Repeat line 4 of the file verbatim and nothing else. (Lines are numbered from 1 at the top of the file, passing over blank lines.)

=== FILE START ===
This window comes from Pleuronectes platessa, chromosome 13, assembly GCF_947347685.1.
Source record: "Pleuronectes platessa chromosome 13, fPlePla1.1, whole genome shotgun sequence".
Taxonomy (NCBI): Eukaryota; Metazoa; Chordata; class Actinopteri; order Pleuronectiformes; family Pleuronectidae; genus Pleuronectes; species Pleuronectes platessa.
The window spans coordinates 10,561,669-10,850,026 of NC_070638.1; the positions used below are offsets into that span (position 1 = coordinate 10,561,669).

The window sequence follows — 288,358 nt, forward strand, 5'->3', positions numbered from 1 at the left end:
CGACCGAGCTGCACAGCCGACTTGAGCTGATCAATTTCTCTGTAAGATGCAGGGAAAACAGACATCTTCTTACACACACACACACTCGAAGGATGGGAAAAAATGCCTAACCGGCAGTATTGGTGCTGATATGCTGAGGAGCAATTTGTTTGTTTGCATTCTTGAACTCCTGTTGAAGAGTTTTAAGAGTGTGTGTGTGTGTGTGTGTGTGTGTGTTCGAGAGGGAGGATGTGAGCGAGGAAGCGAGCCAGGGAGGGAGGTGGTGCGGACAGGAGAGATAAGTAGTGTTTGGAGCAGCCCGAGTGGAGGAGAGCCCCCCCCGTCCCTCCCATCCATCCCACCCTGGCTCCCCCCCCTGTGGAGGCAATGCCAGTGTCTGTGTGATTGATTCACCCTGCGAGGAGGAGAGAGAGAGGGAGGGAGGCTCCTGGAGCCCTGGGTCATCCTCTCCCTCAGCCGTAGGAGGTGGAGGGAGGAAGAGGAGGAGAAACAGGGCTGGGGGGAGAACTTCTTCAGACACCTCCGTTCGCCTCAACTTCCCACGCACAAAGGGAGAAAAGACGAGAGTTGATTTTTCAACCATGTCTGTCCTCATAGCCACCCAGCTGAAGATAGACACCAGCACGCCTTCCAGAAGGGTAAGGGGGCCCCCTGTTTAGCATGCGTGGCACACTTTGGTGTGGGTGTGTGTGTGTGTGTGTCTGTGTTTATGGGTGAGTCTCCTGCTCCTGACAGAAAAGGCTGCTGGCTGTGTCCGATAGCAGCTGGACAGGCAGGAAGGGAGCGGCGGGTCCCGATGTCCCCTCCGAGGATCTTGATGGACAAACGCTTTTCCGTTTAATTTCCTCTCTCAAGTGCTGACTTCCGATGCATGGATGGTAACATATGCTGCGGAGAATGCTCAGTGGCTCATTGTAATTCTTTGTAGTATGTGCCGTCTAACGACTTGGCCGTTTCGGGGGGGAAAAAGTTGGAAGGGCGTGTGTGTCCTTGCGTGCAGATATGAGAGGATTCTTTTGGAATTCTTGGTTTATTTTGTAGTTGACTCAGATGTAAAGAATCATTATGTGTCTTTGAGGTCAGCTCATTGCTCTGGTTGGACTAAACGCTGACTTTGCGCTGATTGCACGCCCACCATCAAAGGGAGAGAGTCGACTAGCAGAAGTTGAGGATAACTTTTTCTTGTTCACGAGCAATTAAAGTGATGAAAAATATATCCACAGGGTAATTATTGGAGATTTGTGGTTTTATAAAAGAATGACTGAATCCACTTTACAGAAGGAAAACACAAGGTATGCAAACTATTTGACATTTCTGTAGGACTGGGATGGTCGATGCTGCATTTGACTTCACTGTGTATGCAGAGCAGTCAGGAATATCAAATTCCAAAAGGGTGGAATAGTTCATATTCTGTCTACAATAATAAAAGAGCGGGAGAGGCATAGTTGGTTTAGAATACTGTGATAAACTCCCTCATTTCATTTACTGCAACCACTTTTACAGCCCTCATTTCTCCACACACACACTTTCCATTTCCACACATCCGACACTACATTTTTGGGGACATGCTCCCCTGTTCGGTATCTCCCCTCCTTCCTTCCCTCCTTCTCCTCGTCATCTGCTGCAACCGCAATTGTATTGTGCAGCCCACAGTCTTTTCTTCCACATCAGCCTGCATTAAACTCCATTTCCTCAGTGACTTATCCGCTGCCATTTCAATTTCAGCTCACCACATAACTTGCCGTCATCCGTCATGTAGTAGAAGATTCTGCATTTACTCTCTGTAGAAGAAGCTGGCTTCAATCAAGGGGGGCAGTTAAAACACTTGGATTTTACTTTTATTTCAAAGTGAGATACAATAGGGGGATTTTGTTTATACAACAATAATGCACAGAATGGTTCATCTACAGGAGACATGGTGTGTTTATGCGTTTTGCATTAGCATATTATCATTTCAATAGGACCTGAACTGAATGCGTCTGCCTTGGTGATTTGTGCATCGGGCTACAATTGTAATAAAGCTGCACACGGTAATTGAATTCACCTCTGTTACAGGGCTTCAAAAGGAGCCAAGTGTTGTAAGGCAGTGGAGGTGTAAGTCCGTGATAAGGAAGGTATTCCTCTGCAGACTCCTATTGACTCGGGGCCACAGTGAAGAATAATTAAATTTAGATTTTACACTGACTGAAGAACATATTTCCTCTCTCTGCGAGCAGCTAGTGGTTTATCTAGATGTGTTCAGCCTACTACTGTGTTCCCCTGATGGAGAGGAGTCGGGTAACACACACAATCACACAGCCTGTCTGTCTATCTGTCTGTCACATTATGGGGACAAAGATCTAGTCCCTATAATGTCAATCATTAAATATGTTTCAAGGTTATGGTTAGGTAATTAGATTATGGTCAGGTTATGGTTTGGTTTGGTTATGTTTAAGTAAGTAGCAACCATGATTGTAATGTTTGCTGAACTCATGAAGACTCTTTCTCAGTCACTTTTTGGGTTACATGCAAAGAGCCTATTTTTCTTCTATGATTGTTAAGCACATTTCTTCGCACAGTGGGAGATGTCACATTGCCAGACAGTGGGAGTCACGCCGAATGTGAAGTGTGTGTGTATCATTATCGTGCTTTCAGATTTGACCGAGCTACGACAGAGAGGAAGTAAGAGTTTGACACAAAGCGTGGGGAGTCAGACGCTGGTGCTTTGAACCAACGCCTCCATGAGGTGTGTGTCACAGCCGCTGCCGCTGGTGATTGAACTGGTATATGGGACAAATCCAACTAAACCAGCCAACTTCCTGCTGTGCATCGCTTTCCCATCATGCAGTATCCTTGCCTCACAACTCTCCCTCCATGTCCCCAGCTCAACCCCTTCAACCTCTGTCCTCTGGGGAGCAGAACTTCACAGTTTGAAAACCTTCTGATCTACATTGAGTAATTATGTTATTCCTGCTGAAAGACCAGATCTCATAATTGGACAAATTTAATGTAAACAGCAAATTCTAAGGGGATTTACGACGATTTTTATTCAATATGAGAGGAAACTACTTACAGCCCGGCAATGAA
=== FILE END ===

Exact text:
The window spans coordinates 10,561,669-10,850,026 of NC_070638.1; the positions used below are offsets into that span (position 1 = coordinate 10,561,669).